Exposure to toxic chemicals can cause serious health problems and damage to the environment. Harmful chemicals in large amounts are used every day in manufacturing and are found in commonly used products such as cosmetics, toys, furniture, and clothing. Chemical exposure has been linked to cancer, asthma, learning disabilities, and reproductive damage.
ELM was a leader in the fight to reduce the use of toxic chemicals in manufacturing that led to passage of the landmark Toxics Use Reduction Act (TURA) in 1989. TURA has been responsible for significant reductions in chemical use over the past two decades. ELM continues to work to defend and strengthen the law. In addition, as a member of an Alliance for a Healthy Tomorrow, ELM advocates for laws and policies that prevent harm to our health from toxic chemicals.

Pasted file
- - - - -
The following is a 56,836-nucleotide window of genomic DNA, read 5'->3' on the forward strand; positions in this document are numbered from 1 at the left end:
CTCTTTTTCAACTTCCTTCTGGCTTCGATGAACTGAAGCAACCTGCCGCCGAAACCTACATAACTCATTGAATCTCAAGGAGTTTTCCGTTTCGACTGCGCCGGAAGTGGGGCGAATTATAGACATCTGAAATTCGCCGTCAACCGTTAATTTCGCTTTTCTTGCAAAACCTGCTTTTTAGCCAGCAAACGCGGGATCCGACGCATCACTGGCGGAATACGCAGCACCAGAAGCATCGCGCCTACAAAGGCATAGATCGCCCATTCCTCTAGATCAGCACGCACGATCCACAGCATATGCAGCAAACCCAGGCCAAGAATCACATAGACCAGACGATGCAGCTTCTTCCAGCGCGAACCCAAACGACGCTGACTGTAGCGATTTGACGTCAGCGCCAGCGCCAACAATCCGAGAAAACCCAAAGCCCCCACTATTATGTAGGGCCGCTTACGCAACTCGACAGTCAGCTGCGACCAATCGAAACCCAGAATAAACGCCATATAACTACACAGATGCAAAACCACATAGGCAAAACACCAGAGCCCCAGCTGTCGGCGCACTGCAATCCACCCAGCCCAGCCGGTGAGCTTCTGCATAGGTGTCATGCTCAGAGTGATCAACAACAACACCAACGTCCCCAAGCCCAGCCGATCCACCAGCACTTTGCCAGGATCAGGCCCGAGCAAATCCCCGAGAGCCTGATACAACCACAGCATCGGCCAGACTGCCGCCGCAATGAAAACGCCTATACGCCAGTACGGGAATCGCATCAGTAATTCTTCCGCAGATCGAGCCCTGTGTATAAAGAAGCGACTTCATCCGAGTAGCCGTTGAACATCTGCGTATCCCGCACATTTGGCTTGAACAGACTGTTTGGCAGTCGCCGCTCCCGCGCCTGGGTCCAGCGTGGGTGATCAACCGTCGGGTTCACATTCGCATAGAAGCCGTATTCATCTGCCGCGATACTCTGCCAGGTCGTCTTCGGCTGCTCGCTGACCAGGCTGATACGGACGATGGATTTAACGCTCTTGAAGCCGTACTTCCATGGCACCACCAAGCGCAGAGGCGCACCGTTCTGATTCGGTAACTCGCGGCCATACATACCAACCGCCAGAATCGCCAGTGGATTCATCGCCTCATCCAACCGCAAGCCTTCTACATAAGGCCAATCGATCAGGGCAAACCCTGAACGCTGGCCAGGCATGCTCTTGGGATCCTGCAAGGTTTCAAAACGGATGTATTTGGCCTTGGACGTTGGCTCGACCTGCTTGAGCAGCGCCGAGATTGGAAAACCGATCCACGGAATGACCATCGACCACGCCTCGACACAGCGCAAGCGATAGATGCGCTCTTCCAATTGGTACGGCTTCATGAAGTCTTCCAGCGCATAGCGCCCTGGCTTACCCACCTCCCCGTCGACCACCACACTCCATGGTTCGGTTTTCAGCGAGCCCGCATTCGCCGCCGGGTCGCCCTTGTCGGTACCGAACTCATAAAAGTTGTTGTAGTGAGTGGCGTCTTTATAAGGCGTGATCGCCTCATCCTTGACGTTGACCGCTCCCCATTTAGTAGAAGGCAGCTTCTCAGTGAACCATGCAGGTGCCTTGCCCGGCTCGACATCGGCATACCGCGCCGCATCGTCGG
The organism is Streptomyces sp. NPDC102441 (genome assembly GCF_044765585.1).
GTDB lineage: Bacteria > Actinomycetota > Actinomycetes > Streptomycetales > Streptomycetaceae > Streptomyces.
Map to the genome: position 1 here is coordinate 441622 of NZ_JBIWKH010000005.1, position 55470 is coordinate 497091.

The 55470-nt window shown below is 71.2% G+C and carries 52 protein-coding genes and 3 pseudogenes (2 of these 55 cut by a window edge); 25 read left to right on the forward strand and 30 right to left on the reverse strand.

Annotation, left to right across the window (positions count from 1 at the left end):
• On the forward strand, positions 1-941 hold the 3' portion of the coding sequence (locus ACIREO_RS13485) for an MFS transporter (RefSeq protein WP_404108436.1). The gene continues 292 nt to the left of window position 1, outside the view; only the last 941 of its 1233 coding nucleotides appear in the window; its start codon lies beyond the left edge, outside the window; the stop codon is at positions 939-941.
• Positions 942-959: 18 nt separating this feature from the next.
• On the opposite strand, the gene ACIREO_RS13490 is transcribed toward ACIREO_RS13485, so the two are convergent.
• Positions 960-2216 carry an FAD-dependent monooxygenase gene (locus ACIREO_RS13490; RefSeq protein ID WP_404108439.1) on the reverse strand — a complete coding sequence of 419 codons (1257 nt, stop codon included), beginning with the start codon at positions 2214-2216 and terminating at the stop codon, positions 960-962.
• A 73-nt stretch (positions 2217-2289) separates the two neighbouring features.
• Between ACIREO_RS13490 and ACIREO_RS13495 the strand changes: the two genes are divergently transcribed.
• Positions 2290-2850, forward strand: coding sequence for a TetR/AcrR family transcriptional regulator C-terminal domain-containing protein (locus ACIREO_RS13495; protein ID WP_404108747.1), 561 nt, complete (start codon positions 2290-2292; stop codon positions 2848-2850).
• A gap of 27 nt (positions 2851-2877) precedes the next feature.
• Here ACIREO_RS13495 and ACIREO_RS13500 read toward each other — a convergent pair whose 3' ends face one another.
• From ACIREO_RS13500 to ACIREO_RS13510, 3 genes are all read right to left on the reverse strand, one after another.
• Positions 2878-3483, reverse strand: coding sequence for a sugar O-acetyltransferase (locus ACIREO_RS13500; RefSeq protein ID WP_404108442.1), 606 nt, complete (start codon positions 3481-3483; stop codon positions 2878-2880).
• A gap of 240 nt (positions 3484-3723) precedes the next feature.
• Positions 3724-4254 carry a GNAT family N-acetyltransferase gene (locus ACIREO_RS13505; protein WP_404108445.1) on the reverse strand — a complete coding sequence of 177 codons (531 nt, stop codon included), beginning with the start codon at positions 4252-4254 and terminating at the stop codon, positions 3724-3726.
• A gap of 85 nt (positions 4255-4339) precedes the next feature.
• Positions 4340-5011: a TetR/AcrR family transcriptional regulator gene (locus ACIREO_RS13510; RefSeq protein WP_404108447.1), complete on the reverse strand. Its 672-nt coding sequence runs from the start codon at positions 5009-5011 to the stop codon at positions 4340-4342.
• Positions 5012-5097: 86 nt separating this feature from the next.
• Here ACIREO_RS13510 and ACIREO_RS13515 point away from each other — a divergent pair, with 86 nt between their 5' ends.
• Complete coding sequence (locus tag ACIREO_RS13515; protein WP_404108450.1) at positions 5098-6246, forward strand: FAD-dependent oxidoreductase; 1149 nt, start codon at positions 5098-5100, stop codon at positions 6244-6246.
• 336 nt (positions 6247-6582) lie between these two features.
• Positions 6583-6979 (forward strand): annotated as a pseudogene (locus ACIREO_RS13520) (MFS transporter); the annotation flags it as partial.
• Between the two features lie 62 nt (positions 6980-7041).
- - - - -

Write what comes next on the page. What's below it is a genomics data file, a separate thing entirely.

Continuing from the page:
Current Legislative Priorities
Disclosure of toxic chemicals in children’s products
A first step towards making the transition to safer alternatives to toxic chemicals is to find out what is being used in the products that we come into contact with every day. This bill would create a list of “toxic chemicals in consumer products.” Manufacturers of children’s products, personal care products, cleaning products and certain other products sold in Massachusetts that contain those chemicals would be required to report that information to the state and then would be made available to the public.
Flame retardants (The Children and Firefighters Protection Act)
Toxic flame retardants are added to highchairs, car seats, nursing pads, furniture, carpet pads, electronic equipment (including toys), and many more household products. They are a risk to our health and don’t actually provide a fire safety benefit. Fortunately, there are ways to make furniture more fire safe and less toxic, and many companies are already doing so. This would phase out the use of certain harmful flame retardant chemicals in children’s products and residential furniture.
For more information, visit TURI: Toxics Use Reduction Institute